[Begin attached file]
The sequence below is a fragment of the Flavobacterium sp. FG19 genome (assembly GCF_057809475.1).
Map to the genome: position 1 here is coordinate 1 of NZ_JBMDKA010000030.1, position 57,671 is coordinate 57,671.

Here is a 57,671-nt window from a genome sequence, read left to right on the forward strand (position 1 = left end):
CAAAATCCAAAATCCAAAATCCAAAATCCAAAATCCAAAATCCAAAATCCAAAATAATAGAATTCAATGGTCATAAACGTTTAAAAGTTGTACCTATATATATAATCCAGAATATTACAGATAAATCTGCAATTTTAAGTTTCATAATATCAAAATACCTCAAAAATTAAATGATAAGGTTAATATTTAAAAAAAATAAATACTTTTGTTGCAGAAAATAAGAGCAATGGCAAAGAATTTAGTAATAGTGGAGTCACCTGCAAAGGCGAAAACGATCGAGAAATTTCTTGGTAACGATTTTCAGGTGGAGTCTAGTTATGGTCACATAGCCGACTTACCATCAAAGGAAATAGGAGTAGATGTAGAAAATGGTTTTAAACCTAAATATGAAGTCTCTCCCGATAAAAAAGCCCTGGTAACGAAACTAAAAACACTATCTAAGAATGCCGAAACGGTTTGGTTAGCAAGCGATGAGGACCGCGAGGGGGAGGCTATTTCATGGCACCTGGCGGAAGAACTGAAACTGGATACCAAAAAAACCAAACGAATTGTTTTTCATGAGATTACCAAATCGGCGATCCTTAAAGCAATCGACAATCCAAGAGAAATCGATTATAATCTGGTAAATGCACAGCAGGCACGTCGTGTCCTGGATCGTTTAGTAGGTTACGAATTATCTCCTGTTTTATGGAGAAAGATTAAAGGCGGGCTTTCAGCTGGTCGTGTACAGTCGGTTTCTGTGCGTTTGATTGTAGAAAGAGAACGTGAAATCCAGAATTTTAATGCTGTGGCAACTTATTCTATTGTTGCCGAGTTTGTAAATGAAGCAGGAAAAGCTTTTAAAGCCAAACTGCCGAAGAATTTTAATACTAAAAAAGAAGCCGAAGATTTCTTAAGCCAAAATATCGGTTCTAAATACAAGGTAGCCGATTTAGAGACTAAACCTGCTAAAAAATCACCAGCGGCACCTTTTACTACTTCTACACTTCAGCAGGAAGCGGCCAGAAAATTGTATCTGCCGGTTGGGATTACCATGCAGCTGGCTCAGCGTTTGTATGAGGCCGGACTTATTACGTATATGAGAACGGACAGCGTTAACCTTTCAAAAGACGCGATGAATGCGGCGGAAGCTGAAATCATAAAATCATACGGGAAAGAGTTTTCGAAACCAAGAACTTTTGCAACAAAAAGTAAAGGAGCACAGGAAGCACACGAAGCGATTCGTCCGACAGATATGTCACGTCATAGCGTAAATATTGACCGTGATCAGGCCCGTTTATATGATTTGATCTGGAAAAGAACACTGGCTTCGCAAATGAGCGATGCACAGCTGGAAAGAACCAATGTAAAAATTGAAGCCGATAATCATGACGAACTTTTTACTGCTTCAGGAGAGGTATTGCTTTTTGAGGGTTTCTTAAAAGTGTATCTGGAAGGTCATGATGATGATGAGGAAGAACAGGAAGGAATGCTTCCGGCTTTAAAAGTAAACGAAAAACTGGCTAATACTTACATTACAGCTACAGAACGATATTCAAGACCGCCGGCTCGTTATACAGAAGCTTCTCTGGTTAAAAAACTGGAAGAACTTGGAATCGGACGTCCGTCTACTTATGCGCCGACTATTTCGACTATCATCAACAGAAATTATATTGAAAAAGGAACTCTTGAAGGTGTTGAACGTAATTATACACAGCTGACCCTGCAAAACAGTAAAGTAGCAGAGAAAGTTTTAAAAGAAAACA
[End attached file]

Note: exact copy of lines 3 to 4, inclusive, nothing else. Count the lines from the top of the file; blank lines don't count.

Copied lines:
Here is a 57,671-nt window from a genome sequence, read left to right on the forward strand (position 1 = left end):
CAAAATCCAAAATCCAAAATCCAAAATCCAAAATCCAAAATCCAAAATCCAAAATAATAGAATTCAATGGTCATAAACGTTTAAAAGTTGTACCTATATATATAATCCAGAATATTACAGATAAATCTGCAATTTTAAGTTTCATAATATCAAAATACCTCAAAAATTAAATGATAAGGTTAATATTTAAAAAAAATAAATACTTTTGTTGCAGAAAATAAGAGCAATGGCAAAGAATTTAGTAATAGTGGAGTCACCTGCAAAGGCGAAAACGATCGAGAAATTTCTTGGTAACGATTTTCAGGTGGAGTCTAGTTATGGTCACATAGCCGACTTACCATCAAAGGAAATAGGAGTAGATGTAGAAAATGGTTTTAAACCTAAATATGAAGTCTCTCCCGATAAAAAAGCCCTGGTAACGAAACTAAAAACACTATCTAAGAATGCCGAAACGGTTTGGTTAGCAAGCGATGAGGACCGCGAGGGGGAGGCTATTTCATGGCACCTGGCGGAAGAACTGAAACTGGATACCAAAAAAACCAAACGAATTGTTTTTCATGAGATTACCAAATCGGCGATCCTTAAAGCAATCGACAATCCAAGAGAAATCGATTATAATCTGGTAAATGCACAGCAGGCACGTCGTGTCCTGGATCGTTTAGTAGGTTACGAATTATCTCCTGTTTTATGGAGAAAGATTAAAGGCGGGCTTTCAGCTGGTCGTGTACAGTCGGTTTCTGTGCGTTTGATTGTAGAAAGAGAACGTGAAATCCAGAATTTTAATGCTGTGGCAACTTATTCTATTGTTGCCGAGTTTGTAAATGAAGCAGGAAAAGCTTTTAAAGCCAAACTGCCGAAGAATTTTAATACTAAAAAAGAAGCCGAAGATTTCTTAAGCCAAAATATCGGTTCTAAATACAAGGTAGCCGATTTAGAGACTAAACCTGCTAAAAAATCACCAGCGGCACCTTTTACTACTTCTACACTTCAGCAGGAAGCGGCCAGAAAATTGTATCTGCCGGTTGGGATTACCATGCAGCTGGCTCAGCGTTTGTATGAGGCCGGACTTATTACGTATATGAGAACGGACAGCGTTAACCTTTCAAAAGACGCGATGAATGCGGCGGAAGCTGAAATCATAAAATCATACGGGAAAGAGTTTTCGAAACCAAGAACTTTTGCAACAAAAAGTAAAGGAGCACAGGAAGCACACGAAGCGATTCGTCCGACAGATATGTCACGTCATAGCGTAAATATTGACCGTGATCAGGCCCGTTTATATGATTTGATCTGGAAAAGAACACTGGCTTCGCAAATGAGCGATGCACAGCTGGAAAGAACCAATGTAAAAATTGAAGCCGATAATCATGACGAACTTTTTACTGCTTCAGGAGAGGTATTGCTTTTTGAGGGTTTCTTAAAAGTGTATCTGGAAGGTCATGATGATGATGAGGAAGAACAGGAAGGAATGCTTCCGGCTTTAAAAGTAAACGAAAAACTGGCTAATACTTACATTACAGCTACAGAACGATATTCAAGACCGCCGGCTCGTTATACAGAAGCTTCTCTGGTTAAAAAACTGGAAGAACTTGGAATCGGACGTCCGTCTACTTATGCGCCGACTATTTCGACTATCATCAACAGAAATTATATTGAAAAAGGAACTCTTGAAGGTGTTGAACGTAATTATACACAGCTGACCCTGCAAAACAGTAAAGTAGCAGAGAAAGTTTTAAAAGAAAACA